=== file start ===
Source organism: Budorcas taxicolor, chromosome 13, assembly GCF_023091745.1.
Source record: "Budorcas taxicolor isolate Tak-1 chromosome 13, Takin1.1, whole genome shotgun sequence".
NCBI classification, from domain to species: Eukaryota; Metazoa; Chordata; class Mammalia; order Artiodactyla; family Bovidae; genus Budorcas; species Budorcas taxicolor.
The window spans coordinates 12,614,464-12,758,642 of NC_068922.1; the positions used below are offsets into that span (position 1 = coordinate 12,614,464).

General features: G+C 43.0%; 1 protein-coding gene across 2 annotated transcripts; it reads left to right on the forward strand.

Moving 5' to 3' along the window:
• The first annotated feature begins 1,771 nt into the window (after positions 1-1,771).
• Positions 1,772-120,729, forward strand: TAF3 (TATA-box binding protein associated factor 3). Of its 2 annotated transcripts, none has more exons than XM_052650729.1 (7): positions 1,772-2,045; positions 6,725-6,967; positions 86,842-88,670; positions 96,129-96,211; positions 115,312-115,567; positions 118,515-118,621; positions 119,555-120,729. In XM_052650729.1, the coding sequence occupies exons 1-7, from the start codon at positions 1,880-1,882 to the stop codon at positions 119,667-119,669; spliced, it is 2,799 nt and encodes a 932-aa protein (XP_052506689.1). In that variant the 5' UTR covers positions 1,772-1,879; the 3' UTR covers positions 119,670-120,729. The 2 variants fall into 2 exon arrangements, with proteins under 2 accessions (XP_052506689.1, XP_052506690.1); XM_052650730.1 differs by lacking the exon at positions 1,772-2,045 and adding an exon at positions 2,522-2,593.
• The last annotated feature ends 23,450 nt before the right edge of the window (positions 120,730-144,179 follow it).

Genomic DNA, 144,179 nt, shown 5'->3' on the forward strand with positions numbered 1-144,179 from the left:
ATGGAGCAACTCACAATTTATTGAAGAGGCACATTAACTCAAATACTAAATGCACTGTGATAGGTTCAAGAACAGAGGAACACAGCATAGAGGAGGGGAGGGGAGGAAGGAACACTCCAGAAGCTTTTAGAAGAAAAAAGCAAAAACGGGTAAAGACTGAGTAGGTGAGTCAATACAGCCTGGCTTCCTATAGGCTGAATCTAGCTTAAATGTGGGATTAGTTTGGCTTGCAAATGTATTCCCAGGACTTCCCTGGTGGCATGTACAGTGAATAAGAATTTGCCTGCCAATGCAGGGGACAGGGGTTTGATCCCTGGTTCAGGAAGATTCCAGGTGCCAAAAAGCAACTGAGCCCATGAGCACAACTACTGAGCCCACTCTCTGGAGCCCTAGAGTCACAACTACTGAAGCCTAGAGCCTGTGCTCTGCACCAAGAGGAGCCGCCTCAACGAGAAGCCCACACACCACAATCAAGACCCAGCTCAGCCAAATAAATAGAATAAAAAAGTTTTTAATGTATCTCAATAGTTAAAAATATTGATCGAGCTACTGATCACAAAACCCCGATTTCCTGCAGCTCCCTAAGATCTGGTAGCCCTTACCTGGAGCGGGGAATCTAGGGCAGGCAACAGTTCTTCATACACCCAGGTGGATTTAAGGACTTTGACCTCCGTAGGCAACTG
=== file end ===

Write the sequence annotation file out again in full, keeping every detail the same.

Source organism: Budorcas taxicolor, chromosome 13, assembly GCF_023091745.1.
Source record: "Budorcas taxicolor isolate Tak-1 chromosome 13, Takin1.1, whole genome shotgun sequence".
NCBI classification, from domain to species: Eukaryota; Metazoa; Chordata; class Mammalia; order Artiodactyla; family Bovidae; genus Budorcas; species Budorcas taxicolor.
The window spans coordinates 12,614,464-12,758,642 of NC_068922.1; the positions used below are offsets into that span (position 1 = coordinate 12,614,464).

General features: G+C 43.0%; 1 protein-coding gene across 2 annotated transcripts; it reads left to right on the forward strand.

Moving 5' to 3' along the window:
• The first annotated feature begins 1,771 nt into the window (after positions 1-1,771).
• Positions 1,772-120,729, forward strand: TAF3 (TATA-box binding protein associated factor 3). Of its 2 annotated transcripts, none has more exons than XM_052650729.1 (7): positions 1,772-2,045; positions 6,725-6,967; positions 86,842-88,670; positions 96,129-96,211; positions 115,312-115,567; positions 118,515-118,621; positions 119,555-120,729. In XM_052650729.1, the coding sequence occupies exons 1-7, from the start codon at positions 1,880-1,882 to the stop codon at positions 119,667-119,669; spliced, it is 2,799 nt and encodes a 932-aa protein (XP_052506689.1). In that variant the 5' UTR covers positions 1,772-1,879; the 3' UTR covers positions 119,670-120,729. The 2 variants fall into 2 exon arrangements, with proteins under 2 accessions (XP_052506689.1, XP_052506690.1); XM_052650730.1 differs by lacking the exon at positions 1,772-2,045 and adding an exon at positions 2,522-2,593.
• The last annotated feature ends 23,450 nt before the right edge of the window (positions 120,730-144,179 follow it).

Genomic DNA, 144,179 nt, shown 5'->3' on the forward strand with positions numbered 1-144,179 from the left:
ATGGAGCAACTCACAATTTATTGAAGAGGCACATTAACTCAAATACTAAATGCACTGTGATAGGTTCAAGAACAGAGGAACACAGCATAGAGGAGGGGAGGGGAGGAAGGAACACTCCAGAAGCTTTTAGAAGAAAAAAGCAAAAACGGGTAAAGACTGAGTAGGTGAGTCAATACAGCCTGGCTTCCTATAGGCTGAATCTAGCTTAAATGTGGGATTAGTTTGGCTTGCAAATGTATTCCCAGGACTTCCCTGGTGGCATGTACAGTGAATAAGAATTTGCCTGCCAATGCAGGGGACAGGGGTTTGATCCCTGGTTCAGGAAGATTCCAGGTGCCAAAAAGCAACTGAGCCCATGAGCACAACTACTGAGCCCACTCTCTGGAGCCCTAGAGTCACAACTACTGAAGCCTAGAGCCTGTGCTCTGCACCAAGAGGAGCCGCCTCAACGAGAAGCCCACACACCACAATCAAGACCCAGCTCAGCCAAATAAATAGAATAAAAAAGTTTTTAATGTATCTCAATAGTTAAAAATATTGATCGAGCTACTGATCACAAAACCCCGATTTCCTGCAGCTCCCTAAGATCTGGTAGCCCTTACCTGGAGCGGGGAATCTAGGGCAGGCAACAGTTCTTCATACACCCAGGTGGATTTAAGGACTTTGACCTCCGTAGGCAACTG